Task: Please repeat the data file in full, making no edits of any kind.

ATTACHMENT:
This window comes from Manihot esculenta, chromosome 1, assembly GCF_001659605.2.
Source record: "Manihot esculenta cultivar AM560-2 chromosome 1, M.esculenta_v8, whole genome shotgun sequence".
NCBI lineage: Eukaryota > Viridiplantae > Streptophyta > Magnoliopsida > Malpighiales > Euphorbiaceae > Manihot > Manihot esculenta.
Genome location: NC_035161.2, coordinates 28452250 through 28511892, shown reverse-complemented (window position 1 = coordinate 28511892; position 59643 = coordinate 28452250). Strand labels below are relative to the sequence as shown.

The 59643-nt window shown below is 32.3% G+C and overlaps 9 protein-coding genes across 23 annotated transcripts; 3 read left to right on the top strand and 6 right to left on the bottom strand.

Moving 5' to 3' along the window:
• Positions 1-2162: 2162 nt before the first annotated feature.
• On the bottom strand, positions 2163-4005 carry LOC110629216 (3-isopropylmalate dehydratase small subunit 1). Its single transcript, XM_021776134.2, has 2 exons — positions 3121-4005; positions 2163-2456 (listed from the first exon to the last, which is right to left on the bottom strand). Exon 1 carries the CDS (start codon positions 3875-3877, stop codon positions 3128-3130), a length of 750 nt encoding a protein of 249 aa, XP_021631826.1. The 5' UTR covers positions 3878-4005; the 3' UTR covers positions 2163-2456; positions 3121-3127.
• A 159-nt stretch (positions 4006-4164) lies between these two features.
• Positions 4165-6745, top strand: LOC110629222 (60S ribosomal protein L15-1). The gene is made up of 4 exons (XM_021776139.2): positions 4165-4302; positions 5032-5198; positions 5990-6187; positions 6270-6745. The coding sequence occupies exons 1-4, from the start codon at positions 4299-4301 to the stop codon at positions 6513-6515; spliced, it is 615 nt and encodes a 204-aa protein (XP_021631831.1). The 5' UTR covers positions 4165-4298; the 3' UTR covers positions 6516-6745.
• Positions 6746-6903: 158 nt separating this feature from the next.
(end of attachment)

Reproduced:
This window comes from Manihot esculenta, chromosome 1, assembly GCF_001659605.2.
Source record: "Manihot esculenta cultivar AM560-2 chromosome 1, M.esculenta_v8, whole genome shotgun sequence".
NCBI lineage: Eukaryota > Viridiplantae > Streptophyta > Magnoliopsida > Malpighiales > Euphorbiaceae > Manihot > Manihot esculenta.
Genome location: NC_035161.2, coordinates 28452250 through 28511892, shown reverse-complemented (window position 1 = coordinate 28511892; position 59643 = coordinate 28452250). Strand labels below are relative to the sequence as shown.

The 59643-nt window shown below is 32.3% G+C and overlaps 9 protein-coding genes across 23 annotated transcripts; 3 read left to right on the top strand and 6 right to left on the bottom strand.

Moving 5' to 3' along the window:
• Positions 1-2162: 2162 nt before the first annotated feature.
• On the bottom strand, positions 2163-4005 carry LOC110629216 (3-isopropylmalate dehydratase small subunit 1). Its single transcript, XM_021776134.2, has 2 exons — positions 3121-4005; positions 2163-2456 (listed from the first exon to the last, which is right to left on the bottom strand). Exon 1 carries the CDS (start codon positions 3875-3877, stop codon positions 3128-3130), a length of 750 nt encoding a protein of 249 aa, XP_021631826.1. The 5' UTR covers positions 3878-4005; the 3' UTR covers positions 2163-2456; positions 3121-3127.
• A 159-nt stretch (positions 4006-4164) lies between these two features.
• Positions 4165-6745, top strand: LOC110629222 (60S ribosomal protein L15-1). The gene is made up of 4 exons (XM_021776139.2): positions 4165-4302; positions 5032-5198; positions 5990-6187; positions 6270-6745. The coding sequence occupies exons 1-4, from the start codon at positions 4299-4301 to the stop codon at positions 6513-6515; spliced, it is 615 nt and encodes a 204-aa protein (XP_021631831.1). The 5' UTR covers positions 4165-4298; the 3' UTR covers positions 6516-6745.
• Positions 6746-6903: 158 nt separating this feature from the next.